Sorry if some don't like what I've written. It's how I feel. And I can only hope its respected.



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jammerbirdi



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PostPosted: 11/13/20 12:00 pm    ::: Reply Reply with quote

First, thank you! And No back at ya!

Please don’t read what I wrote as an endorsement of socialism or that I believe that the answer to our country’s problems does not lie in Americans who identify as Democrats and Americans who identify as Republicans coming together.

Come together we MUST and in first understanding and formulating a unified front to take back our political system from the professional political class who now controls every aspect of it purely for the sake of its own enrichment and hold on power.

So I agree with you in spirit, Richard. And of course I respect what you have to say.

Of course I’m half awake right now.

I don’t believe Warren is a socialist. I don’t believe that fighting back against the most wealthy and powerful interests in this country makes someone a socialist and I’m not even certain that Elizabeth Warren would have been a sincere and honest fighter for the positions she espoused. But she did espouse them and like a Trump voter would tell you, I am going to vote for the person who is at least telling me the things I want to hear. At least speaking to my concerns. Whether she would have actually walked the walk is anybody’s guess.



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Every woman who has ever been presented with a career/sex quid pro quo in the entertainment industry should come forward and simply say, “Me, too.” - jammer The New York Times 10/10/17
readyAIMfire53



Joined: 20 Nov 2004
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PostPosted: 11/13/20 5:08 pm    ::: Reply Reply with quote

Richard 77 wrote:
Interesting read. Against my better judgement, I'll be the first lamb to slaughter.

No.

Had Sanders or Warren been the nominee for President this year, I would have voted for Jo Jorgensen of the Libertarian party. Or the Green party. Or I would have stayed home and not voted.

Those who claim to be "Democratic Socialists" will never get my vote. No matter what adjective you put in front of the word, socialism is still socialism and it doesn't belong in the United States of America.

Not now, not ever!

It has failed in every country in the world and despite Sanders claim, socialism is not running Scandinavian countries. And just because we are Americans, we are arrogant to believe that we can control socialism rather than having socialism control us. "Socialism? Not a problem! We are Americans! We is smart!"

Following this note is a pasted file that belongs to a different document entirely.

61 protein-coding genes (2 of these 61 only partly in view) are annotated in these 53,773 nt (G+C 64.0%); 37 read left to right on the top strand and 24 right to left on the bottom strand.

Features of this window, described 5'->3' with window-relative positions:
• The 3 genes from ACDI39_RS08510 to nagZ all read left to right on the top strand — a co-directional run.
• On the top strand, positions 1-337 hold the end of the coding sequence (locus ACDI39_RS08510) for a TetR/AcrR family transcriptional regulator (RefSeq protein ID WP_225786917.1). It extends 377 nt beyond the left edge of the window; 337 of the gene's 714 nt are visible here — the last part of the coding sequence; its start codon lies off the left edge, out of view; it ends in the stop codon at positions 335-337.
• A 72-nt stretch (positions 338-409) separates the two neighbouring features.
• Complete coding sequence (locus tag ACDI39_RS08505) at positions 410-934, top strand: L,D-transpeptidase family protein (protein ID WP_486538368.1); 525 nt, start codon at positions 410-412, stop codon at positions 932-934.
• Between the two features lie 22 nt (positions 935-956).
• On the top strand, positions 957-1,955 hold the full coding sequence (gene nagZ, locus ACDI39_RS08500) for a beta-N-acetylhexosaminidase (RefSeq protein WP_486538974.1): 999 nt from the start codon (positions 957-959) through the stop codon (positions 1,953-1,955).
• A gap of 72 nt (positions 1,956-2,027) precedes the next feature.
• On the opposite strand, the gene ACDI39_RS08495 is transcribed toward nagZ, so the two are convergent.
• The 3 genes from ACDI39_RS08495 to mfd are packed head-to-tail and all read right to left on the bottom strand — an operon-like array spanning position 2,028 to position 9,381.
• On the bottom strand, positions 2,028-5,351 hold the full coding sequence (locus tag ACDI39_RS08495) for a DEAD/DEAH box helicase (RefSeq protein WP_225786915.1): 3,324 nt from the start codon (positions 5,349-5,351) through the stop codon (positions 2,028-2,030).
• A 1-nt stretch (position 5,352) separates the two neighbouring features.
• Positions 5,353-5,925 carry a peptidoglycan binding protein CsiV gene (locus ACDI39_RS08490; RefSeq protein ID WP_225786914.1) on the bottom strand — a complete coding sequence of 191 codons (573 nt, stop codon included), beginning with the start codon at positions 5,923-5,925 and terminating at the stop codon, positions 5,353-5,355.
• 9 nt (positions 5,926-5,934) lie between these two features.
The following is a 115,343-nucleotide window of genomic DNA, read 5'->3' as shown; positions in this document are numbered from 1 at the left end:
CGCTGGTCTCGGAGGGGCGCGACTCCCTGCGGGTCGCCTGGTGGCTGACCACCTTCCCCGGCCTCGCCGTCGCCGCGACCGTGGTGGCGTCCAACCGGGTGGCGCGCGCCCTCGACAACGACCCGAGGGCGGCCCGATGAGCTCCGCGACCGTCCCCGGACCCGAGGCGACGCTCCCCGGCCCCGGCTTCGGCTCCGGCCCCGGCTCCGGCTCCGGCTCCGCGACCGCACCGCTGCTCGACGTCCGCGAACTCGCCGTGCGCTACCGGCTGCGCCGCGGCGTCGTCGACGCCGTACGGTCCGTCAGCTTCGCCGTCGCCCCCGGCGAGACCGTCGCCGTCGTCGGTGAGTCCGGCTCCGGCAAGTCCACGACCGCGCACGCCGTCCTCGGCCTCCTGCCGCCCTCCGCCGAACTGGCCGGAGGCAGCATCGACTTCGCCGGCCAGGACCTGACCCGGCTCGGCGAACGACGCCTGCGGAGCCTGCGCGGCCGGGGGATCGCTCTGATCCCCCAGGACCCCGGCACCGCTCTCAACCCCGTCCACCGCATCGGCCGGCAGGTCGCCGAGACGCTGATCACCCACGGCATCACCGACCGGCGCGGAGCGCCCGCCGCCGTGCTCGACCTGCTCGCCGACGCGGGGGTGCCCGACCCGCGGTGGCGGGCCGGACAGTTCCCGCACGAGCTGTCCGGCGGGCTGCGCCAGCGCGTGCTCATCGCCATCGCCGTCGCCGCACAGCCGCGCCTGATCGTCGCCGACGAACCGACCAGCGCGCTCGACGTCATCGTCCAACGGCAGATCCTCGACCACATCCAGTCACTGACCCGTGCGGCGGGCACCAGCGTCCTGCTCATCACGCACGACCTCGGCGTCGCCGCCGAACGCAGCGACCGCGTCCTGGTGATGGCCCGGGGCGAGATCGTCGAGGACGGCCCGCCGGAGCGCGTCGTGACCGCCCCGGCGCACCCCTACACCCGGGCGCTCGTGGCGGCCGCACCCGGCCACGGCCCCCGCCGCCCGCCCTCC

If these progressives want some sort of Democratic Socialism, let them form their own political party. Then maybe it will show how unpopular their opinion of this form of socialism is.

I may be old, and my opinion may be unpopular, but as long as I have a mind and a vote, it will never go to Sanders, Warren, and/or AOC should I ever live long enough to see her possibly run for President.

And as long as the mere idea of socialism is floating around, the Grand Old Party will stop at nothing to flood the American public as to how evil socialism is. They'll stop at nothing to keep socialism out of America.

I am a Centrist. I believe America runs best when when Democrats and Republicans work together and compromise as best as possible for the bulk of the American population and American Values and Ideals. The far left and far right can just go away if they don't like that idea.

Sorry if some don't like what I've written. It's how I feel. And I can only hope its respected.


OMG. So easily manipulated! I am surprised you didn't bring in Hitler's party into your argument. The #1 problem of experiments in socialistic policies fell because they were all authoritarian, rather than being democratic.

The US Democratic Socialists do want a true democracy with an economic mixture of regulated free enterprise plus programs that don't allow people to suffer and die due to lack of health care, housing or food. Just like the Scandinavian countries.



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jammerbirdi



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PostPosted: 11/13/20 6:08 pm    ::: Reply Reply with quote

Way to sell it, rAf. Rolling Eyes